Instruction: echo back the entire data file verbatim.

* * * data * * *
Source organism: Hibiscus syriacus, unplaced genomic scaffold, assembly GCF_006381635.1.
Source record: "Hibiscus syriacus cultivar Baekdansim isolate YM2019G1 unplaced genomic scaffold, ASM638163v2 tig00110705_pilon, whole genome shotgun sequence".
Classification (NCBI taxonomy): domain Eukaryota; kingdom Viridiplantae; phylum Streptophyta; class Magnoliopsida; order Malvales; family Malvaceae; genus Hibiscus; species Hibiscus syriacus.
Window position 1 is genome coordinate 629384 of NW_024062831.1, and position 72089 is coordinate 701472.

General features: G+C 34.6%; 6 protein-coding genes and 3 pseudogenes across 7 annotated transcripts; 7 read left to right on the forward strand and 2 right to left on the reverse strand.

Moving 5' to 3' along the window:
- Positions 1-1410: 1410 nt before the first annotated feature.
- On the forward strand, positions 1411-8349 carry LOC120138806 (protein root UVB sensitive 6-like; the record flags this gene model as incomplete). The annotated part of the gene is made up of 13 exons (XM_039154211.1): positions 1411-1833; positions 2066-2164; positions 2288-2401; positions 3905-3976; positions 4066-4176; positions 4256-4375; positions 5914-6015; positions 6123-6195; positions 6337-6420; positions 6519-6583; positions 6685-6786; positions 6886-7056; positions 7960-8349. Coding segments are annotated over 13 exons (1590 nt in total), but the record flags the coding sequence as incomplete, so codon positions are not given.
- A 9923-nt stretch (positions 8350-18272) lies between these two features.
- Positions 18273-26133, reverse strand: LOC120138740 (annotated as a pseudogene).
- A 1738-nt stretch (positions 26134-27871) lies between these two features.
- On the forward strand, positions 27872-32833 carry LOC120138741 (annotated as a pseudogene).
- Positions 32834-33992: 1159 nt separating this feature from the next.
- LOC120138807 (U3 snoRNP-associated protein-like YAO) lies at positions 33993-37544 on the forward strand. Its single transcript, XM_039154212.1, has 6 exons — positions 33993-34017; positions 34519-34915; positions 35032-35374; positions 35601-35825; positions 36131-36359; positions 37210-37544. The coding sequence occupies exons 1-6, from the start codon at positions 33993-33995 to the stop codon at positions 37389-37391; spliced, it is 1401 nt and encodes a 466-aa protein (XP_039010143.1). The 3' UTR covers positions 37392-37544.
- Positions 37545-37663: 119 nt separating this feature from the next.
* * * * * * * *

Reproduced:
Source organism: Hibiscus syriacus, unplaced genomic scaffold, assembly GCF_006381635.1.
Source record: "Hibiscus syriacus cultivar Baekdansim isolate YM2019G1 unplaced genomic scaffold, ASM638163v2 tig00110705_pilon, whole genome shotgun sequence".
Classification (NCBI taxonomy): domain Eukaryota; kingdom Viridiplantae; phylum Streptophyta; class Magnoliopsida; order Malvales; family Malvaceae; genus Hibiscus; species Hibiscus syriacus.
Window position 1 is genome coordinate 629384 of NW_024062831.1, and position 72089 is coordinate 701472.

General features: G+C 34.6%; 6 protein-coding genes and 3 pseudogenes across 7 annotated transcripts; 7 read left to right on the forward strand and 2 right to left on the reverse strand.

Moving 5' to 3' along the window:
- Positions 1-1410: 1410 nt before the first annotated feature.
- On the forward strand, positions 1411-8349 carry LOC120138806 (protein root UVB sensitive 6-like; the record flags this gene model as incomplete). The annotated part of the gene is made up of 13 exons (XM_039154211.1): positions 1411-1833; positions 2066-2164; positions 2288-2401; positions 3905-3976; positions 4066-4176; positions 4256-4375; positions 5914-6015; positions 6123-6195; positions 6337-6420; positions 6519-6583; positions 6685-6786; positions 6886-7056; positions 7960-8349. Coding segments are annotated over 13 exons (1590 nt in total), but the record flags the coding sequence as incomplete, so codon positions are not given.
- A 9923-nt stretch (positions 8350-18272) lies between these two features.
- Positions 18273-26133, reverse strand: LOC120138740 (annotated as a pseudogene).
- A 1738-nt stretch (positions 26134-27871) lies between these two features.
- On the forward strand, positions 27872-32833 carry LOC120138741 (annotated as a pseudogene).
- Positions 32834-33992: 1159 nt separating this feature from the next.
- LOC120138807 (U3 snoRNP-associated protein-like YAO) lies at positions 33993-37544 on the forward strand. Its single transcript, XM_039154212.1, has 6 exons — positions 33993-34017; positions 34519-34915; positions 35032-35374; positions 35601-35825; positions 36131-36359; positions 37210-37544. The coding sequence occupies exons 1-6, from the start codon at positions 33993-33995 to the stop codon at positions 37389-37391; spliced, it is 1401 nt and encodes a 466-aa protein (XP_039010143.1). The 3' UTR covers positions 37392-37544.
- Positions 37545-37663: 119 nt separating this feature from the next.